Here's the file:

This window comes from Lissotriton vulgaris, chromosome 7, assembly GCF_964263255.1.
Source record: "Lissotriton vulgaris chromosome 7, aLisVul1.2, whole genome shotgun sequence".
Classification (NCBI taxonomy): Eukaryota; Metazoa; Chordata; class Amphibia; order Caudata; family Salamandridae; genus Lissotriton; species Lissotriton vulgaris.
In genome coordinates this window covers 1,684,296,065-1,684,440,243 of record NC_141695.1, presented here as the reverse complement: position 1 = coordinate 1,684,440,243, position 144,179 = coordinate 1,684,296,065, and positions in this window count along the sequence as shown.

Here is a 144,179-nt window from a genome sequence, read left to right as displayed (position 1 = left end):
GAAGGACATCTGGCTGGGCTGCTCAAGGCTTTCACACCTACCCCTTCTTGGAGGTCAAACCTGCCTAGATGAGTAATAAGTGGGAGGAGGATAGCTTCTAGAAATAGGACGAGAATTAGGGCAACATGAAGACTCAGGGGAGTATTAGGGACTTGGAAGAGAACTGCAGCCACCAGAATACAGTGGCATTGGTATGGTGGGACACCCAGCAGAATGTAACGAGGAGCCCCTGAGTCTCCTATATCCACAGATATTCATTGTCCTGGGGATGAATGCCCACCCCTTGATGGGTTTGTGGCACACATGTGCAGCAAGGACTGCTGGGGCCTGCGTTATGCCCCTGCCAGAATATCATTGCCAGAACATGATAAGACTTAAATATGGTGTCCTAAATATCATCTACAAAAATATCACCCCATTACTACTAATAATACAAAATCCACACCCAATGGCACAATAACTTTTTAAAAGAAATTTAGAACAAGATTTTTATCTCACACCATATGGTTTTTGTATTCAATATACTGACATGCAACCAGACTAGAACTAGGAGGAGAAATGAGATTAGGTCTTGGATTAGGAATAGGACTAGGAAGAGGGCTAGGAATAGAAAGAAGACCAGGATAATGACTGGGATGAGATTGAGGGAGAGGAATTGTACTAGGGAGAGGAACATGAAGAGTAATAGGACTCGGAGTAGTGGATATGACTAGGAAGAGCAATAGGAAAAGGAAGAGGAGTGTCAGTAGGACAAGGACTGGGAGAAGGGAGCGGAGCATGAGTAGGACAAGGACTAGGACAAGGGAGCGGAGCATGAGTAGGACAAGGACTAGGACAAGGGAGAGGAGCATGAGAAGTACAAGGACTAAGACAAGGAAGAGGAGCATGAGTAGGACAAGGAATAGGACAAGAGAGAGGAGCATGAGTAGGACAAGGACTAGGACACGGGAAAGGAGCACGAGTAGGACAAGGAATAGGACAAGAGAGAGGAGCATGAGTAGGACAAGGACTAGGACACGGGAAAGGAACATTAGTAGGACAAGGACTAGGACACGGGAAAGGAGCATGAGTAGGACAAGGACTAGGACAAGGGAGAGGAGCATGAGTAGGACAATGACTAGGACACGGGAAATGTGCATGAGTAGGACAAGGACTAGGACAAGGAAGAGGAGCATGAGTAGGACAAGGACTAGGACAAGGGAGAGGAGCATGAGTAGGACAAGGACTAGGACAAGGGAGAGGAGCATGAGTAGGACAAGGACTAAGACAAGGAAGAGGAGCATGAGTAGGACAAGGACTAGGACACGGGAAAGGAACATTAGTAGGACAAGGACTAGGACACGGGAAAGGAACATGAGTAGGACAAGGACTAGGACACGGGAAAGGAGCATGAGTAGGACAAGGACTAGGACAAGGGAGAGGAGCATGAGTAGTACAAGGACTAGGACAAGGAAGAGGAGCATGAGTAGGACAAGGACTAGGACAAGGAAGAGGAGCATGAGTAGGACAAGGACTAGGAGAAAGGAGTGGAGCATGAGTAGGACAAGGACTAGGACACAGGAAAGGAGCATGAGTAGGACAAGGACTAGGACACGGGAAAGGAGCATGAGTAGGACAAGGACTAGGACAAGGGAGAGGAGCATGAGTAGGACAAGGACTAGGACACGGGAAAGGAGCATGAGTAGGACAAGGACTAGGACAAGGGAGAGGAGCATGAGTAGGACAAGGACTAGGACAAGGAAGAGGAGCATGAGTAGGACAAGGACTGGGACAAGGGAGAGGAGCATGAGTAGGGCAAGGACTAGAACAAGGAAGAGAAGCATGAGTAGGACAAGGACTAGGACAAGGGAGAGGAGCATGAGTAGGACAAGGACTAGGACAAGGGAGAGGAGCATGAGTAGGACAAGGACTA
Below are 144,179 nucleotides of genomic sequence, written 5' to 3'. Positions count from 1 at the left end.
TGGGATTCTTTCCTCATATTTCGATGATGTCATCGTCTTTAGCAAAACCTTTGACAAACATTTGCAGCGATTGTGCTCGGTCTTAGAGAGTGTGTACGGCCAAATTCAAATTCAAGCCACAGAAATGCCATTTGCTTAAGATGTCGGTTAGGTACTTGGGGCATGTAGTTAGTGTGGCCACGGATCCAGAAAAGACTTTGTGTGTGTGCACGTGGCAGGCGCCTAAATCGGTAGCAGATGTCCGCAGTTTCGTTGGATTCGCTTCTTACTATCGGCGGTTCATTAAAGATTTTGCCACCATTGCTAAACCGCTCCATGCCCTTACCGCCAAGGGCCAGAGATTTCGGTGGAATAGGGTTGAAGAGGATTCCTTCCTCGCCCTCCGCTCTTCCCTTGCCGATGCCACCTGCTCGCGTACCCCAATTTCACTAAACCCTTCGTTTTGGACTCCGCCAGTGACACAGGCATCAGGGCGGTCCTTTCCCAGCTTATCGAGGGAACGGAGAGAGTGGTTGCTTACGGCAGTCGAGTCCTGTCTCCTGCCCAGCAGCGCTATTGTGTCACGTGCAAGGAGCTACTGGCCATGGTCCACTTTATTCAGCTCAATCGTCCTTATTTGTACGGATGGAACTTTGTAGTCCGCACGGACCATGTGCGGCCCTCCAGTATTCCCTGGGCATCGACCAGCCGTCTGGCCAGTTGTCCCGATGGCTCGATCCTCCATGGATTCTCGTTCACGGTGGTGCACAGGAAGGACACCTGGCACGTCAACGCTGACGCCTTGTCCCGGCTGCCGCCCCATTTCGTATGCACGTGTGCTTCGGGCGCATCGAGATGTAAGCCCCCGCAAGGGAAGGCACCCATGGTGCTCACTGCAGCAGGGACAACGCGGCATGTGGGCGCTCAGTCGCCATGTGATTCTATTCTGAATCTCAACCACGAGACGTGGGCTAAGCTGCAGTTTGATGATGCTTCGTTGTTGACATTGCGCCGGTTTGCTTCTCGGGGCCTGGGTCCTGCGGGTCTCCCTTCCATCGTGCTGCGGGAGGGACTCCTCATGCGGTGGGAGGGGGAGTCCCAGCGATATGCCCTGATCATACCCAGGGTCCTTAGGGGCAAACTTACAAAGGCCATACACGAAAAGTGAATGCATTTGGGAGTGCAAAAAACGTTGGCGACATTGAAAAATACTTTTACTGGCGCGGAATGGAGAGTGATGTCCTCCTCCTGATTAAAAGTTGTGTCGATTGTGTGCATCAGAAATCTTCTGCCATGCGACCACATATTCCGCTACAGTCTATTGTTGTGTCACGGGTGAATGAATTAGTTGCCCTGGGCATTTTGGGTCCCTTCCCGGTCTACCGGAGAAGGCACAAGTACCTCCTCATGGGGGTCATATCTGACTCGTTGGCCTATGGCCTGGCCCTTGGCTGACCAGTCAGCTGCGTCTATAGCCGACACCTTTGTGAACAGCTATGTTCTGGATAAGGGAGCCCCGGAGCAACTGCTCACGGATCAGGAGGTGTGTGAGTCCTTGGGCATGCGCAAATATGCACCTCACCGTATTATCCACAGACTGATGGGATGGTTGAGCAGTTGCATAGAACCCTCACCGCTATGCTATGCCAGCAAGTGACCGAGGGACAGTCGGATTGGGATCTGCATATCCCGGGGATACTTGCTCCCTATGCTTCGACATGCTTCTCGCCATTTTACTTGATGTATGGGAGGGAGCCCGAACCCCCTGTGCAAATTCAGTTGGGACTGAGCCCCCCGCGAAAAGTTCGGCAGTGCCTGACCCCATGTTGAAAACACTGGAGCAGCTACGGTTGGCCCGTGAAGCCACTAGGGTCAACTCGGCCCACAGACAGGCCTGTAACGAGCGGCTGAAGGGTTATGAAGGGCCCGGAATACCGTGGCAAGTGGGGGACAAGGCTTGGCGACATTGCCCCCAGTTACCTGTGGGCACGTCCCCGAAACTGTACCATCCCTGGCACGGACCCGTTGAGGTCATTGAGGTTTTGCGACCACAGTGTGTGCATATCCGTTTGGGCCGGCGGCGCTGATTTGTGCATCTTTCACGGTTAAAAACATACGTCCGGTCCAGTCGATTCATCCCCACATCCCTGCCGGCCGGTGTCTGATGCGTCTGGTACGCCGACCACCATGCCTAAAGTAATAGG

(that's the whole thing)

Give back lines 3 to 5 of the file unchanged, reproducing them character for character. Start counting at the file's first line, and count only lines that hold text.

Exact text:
Classification (NCBI taxonomy): Eukaryota; Metazoa; Chordata; class Amphibia; order Caudata; family Salamandridae; genus Lissotriton; species Lissotriton vulgaris.
In genome coordinates this window covers 1,684,296,065-1,684,440,243 of record NC_141695.1, presented here as the reverse complement: position 1 = coordinate 1,684,440,243, position 144,179 = coordinate 1,684,296,065, and positions in this window count along the sequence as shown.

Here is a 144,179-nt window from a genome sequence, read left to right as displayed (position 1 = left end):